Goodbye, Harold Pinter.
Nobel Prize-winning playwright, screenwriter, actor and activist, Harold Pinter died Christmas Eve. In his plays people clash and search for meaning, as well as territorial dominance over one another, themes that carry through The Birthday Party (1957), The Caretaker (1959), The Homecoming (1965), and Betrayal (1978).
Although Pinter disliked the term "political theatre" he began writing overtly political plays in the 1980s. Like many highly intelligent people, he disliked Margaret Thatcher and Tony Blair (whom he called "a deluded idiot") and characterized Blair's Great Britain as "pathetic and supine," a "bleating little lamb tagging behind [the United States] on a lead." He called the Bush Administration "a bunch of criminal lunatics" and compared them with Nazi Germany.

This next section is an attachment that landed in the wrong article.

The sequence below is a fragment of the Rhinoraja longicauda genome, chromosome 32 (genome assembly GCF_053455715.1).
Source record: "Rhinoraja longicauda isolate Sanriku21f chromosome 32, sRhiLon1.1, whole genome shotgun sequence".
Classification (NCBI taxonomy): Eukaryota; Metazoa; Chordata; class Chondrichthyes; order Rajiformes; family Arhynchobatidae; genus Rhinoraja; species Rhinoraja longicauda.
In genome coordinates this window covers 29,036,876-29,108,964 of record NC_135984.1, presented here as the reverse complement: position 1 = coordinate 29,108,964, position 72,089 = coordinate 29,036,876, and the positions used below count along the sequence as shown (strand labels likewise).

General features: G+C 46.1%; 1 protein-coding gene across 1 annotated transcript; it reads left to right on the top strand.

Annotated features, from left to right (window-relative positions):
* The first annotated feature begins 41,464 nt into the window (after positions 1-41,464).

Anything else, Mr. Pinter?
“It's a scintillating stratagem. Language is actually employed to keep thought at bay. The words 'the American people' provide a truly voluptuous cushion of reassurance. You don't need to think. Just lie back on the cushion. The cushion may be suffocating your intelligence and your critical faculties but it's very comfortable.”
Harold Pinter (1930-2008)